FO Friday: First Finish of 2014

When I was putting together the collage of all my finishes in 2013 I realised I'd never posted about the awesome Take Heart toque I knit from Issue 7 of Pom Pom Quarterly. Perhaps another time? I'm too excited with the fact that I already have a project hot off the needles in 2014, what I'm calling a Boyish Toque:

Pattern: Phildar Issue No. 60 (all men's patterns - French magazine purchased on my last visit to Paris) Yarn: Debbie Bliss Paloma in charcoal and ruby Yardage: Approximately 75 yards Click the photo to go to my Ravelry project notes.

Pattern: Phildar Issue No. 60 (all men's patterns - French magazine purchased on my last visit to Paris)
Yarn: Debbie Bliss Paloma in charcoal and ruby
Yardage: Approximately 75 yards
Click the photo to go to my Ravelry project notes.

The toque was originally meant for my DH for Christmas, but as you can see, there's no way it's going to fit an adult! In fact, a little blocking will be in order to see if I can't get this stretched out a little bigger for Mr. H. And in retrospect, I'm not sure what Jordan would have thought of the little elfin point to the top of the hat anyway!

Boyish toque - rear view.jpg

The Debbie Bliss Paloma yarn is a 60% alpaca, 40% merino mix and spun and processed to a light, airy, super bulky chainette. It was lovely to work with, but even with 6mm and 7mm needles, I'm surprised it came out so tiny - especially as the pattern called for bulky, not super bulky yarn.

I love the way Mr. H's ears stick out from under this hat - such an imp!

I love the way Mr. H's ears stick out from under this hat - such an imp!

The only modification I made to the pattern was to cut out two stitches and knit it in the round. Yes, weirdly the pattern was written for the hat to be knit flat and then seamed. Is this a French colourwork thing? Maybe someone can let me know in the comments.

Ready to take on 2014!

Ready to take on 2014!

I enjoyed the colourwork though - it's been a while! But it's now making me think I need to make a colourwork hat for myself. I happen to have something in the stash that would be perfect. Uh-oh. New Year and start-itis already seems to have me in it's grip...

Monkey see monkey do

What is it that attracts us to a particular knitting project? That makes a project trend in the top 20 on Ravelry, or has thousands of favourites and just as many folks who have not only added it to their queue but actually knit the project?

I'm not talking just about adding a project to our favourites because we like it, or think it's cute, or it might be flattering on us. But that feeling that grabs us until it is overwhelming and there's nothing we can do but cast on and work our way through to completion.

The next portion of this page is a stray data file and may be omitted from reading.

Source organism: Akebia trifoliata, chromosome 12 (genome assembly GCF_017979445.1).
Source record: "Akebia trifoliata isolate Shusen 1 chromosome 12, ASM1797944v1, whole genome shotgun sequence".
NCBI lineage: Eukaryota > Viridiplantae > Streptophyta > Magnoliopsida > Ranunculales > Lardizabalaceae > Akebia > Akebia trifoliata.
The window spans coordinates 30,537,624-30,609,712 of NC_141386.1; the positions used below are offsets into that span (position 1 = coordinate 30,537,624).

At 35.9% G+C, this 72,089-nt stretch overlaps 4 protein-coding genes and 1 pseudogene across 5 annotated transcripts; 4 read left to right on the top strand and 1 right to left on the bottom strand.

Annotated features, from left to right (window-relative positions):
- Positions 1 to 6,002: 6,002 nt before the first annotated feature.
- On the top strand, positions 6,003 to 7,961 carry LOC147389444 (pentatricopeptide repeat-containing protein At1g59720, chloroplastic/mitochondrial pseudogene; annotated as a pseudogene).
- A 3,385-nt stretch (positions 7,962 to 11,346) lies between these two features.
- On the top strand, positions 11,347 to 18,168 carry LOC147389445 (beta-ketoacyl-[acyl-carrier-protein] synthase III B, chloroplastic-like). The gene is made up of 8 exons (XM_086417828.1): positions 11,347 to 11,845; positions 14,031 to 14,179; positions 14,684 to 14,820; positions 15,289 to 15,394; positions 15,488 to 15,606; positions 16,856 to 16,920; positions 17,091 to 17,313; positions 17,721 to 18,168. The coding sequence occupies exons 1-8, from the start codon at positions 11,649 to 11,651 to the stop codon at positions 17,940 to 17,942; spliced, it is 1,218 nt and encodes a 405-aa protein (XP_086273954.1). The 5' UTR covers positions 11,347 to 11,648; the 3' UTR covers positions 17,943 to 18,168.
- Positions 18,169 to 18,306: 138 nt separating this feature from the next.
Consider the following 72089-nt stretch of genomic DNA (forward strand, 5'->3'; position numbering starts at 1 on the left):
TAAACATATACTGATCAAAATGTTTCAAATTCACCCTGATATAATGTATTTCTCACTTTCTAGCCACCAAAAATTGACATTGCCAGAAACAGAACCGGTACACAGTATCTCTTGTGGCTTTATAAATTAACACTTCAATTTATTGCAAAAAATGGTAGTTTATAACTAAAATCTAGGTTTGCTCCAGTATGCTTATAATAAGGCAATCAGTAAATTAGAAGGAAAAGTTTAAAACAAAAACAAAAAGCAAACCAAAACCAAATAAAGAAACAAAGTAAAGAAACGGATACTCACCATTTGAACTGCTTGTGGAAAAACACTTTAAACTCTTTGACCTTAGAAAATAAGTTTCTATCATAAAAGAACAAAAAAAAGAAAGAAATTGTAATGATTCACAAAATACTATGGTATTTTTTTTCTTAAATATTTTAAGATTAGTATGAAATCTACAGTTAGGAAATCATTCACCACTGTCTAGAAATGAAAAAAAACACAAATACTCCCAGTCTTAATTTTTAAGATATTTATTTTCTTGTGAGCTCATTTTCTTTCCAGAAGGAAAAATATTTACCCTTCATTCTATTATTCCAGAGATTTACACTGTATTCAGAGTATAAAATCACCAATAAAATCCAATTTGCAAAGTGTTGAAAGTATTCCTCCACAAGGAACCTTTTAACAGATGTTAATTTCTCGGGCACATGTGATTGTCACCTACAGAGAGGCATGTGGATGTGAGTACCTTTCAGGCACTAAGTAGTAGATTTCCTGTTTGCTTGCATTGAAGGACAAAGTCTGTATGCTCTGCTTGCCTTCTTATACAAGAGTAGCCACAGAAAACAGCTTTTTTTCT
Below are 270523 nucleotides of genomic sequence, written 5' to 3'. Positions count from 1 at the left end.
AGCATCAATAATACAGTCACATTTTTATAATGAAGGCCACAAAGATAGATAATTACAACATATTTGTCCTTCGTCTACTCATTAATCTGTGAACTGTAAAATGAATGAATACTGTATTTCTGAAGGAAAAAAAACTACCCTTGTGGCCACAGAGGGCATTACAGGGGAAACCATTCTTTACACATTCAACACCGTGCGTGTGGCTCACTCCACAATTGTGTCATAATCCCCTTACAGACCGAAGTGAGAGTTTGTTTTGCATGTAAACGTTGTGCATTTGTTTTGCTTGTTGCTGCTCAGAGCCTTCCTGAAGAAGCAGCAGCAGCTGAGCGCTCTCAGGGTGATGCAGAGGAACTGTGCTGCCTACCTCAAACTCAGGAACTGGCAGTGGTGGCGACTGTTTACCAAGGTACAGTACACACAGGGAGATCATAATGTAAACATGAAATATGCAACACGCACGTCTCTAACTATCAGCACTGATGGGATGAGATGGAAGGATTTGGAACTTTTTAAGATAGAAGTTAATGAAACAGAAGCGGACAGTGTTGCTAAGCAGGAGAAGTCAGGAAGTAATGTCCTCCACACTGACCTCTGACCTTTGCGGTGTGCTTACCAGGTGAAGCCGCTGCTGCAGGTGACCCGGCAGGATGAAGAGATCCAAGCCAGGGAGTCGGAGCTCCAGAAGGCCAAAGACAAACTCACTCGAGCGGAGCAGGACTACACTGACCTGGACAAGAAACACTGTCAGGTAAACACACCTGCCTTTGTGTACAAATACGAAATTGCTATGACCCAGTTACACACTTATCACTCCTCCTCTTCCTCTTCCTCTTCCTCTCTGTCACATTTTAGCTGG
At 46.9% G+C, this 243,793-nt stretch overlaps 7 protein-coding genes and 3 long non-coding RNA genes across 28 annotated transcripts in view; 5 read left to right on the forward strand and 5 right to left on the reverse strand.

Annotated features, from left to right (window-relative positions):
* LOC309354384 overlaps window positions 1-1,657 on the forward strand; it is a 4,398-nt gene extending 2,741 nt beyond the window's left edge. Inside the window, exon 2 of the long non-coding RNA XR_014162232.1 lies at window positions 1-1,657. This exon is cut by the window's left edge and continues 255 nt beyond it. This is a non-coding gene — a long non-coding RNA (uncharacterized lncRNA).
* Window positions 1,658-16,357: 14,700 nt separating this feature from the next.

Or is that just me? Don't get me wrong - I'm not saying I feel like that with every single project I knit. But there are some projects that definitely push the envelope, challenge me, and mean more to me as a result. 

Like my latest finish. I know you're only here for the photos so let's just get to it, shall we?

Pattern:  Sleepy Monkey Blanket  by Mary Ann Stephens Yarn: Cascade 220 Superwash Yardage (for the Pre-Process Stashdown 2013): approximately 1,445 yards   Click the photo to go to my Ravelry project notes

Pattern: Sleepy Monkey Blanket by Mary Ann Stephens
Yarn: Cascade 220 Superwash
Yardage (for the Pre-Process Stashdown 2013): approximately 1,445 yards

Click the photo to go to my Ravelry project notes

Most of these photos were taken around Carnaby Street earlier this week. I love the cobblestones and brightly painted buildings and the quiet expectation in the air as the street was slowly coming to life before the shops were due to open.

See what I mean about the colours of Carnaby Street?

See what I mean about the colours of Carnaby Street?

I first saw the Sleepy Monkey Blanket at a book reading by the Yarn Harlot and was captivated by the monkeys and the colourwork - something I hadn't really done a lot of up until then although I'd learned the basics with a Fiddleheads Mittens class (really must finish those!).

After obsessing over finding the pattern,  stalking projects on Ravelry until I was pretty sure I'd found the knitter of the blanket and her colour combo, and then reading the pattern instructions, I recognised that this was going to be an opportunity to learn a few new skills: stranded colourwork, and steeks. (Which were no big deal, btw. Glenna C does an excellent class at The Purple Purl.).

It's kind of funny, but I've come to realise that the projects where I learn something new, that are crazy and challenging and push me as a knitter are the ones that I enjoy the most. There's so much to learn as a knitter and I constantly feel like I'm just scratching the surface.

Thoughtful details make for a perfect finish.

Thoughtful details make for a perfect finish.

The details on this project are fantastic. Designer Mary Ann Stephens is clearly a genius (with patience bordering on masochism) for the amount of planning and thought that has gone into the construction of this blanket. The front and back panels are worked separately and then joined for the border. Not only is this practical for keeping little fingers and toes from getting tangled in the colourwork floats, but it adds more cushiness and warmth to the blanket. Ditto for the border, although with each side picked up and knit separately before joining both sides again and finishing with the garter ridge outer border, it did become a bit of a marathon knitting at the end.

Couldn't resist using this festive red door as a backdrop for the blankie!

Couldn't resist using this festive red door as a backdrop for the blankie!

Now it's time to pack it up, get it in the mail, and hope it makes it across the pond in time for the baby shower. While I'm doing that I'll be thinking about what new challenges I can take on next. More colourwork? Cables? I'm open to suggestions!